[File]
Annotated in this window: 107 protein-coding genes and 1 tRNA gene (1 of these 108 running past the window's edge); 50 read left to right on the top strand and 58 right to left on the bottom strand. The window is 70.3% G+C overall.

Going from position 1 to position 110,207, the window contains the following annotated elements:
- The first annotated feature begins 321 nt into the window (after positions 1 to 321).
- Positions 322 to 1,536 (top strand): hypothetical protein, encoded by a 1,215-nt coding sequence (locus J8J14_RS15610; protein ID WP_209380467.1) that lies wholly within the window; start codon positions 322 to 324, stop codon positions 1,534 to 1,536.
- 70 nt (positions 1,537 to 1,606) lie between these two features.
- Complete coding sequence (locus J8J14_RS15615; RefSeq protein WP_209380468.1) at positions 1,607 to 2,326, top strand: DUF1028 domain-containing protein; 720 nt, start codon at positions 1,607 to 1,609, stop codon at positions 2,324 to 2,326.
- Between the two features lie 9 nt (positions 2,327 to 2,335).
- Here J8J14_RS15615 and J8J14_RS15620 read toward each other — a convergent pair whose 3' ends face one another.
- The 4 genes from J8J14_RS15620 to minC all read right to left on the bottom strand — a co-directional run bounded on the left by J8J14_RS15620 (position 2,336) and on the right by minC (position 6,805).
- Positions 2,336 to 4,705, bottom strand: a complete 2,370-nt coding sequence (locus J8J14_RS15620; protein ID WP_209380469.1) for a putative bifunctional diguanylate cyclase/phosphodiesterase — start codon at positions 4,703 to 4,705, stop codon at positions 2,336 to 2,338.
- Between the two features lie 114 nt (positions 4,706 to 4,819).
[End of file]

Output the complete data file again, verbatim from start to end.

Annotated in this window: 107 protein-coding genes and 1 tRNA gene (1 of these 108 running past the window's edge); 50 read left to right on the top strand and 58 right to left on the bottom strand. The window is 70.3% G+C overall.

Going from position 1 to position 110,207, the window contains the following annotated elements:
- The first annotated feature begins 321 nt into the window (after positions 1 to 321).
- Positions 322 to 1,536 (top strand): hypothetical protein, encoded by a 1,215-nt coding sequence (locus J8J14_RS15610; protein ID WP_209380467.1) that lies wholly within the window; start codon positions 322 to 324, stop codon positions 1,534 to 1,536.
- 70 nt (positions 1,537 to 1,606) lie between these two features.
- Complete coding sequence (locus J8J14_RS15615; RefSeq protein WP_209380468.1) at positions 1,607 to 2,326, top strand: DUF1028 domain-containing protein; 720 nt, start codon at positions 1,607 to 1,609, stop codon at positions 2,324 to 2,326.
- Between the two features lie 9 nt (positions 2,327 to 2,335).
- Here J8J14_RS15615 and J8J14_RS15620 read toward each other — a convergent pair whose 3' ends face one another.
- The 4 genes from J8J14_RS15620 to minC all read right to left on the bottom strand — a co-directional run bounded on the left by J8J14_RS15620 (position 2,336) and on the right by minC (position 6,805).
- Positions 2,336 to 4,705, bottom strand: a complete 2,370-nt coding sequence (locus J8J14_RS15620; protein ID WP_209380469.1) for a putative bifunctional diguanylate cyclase/phosphodiesterase — start codon at positions 4,703 to 4,705, stop codon at positions 2,336 to 2,338.
- Between the two features lie 114 nt (positions 4,706 to 4,819).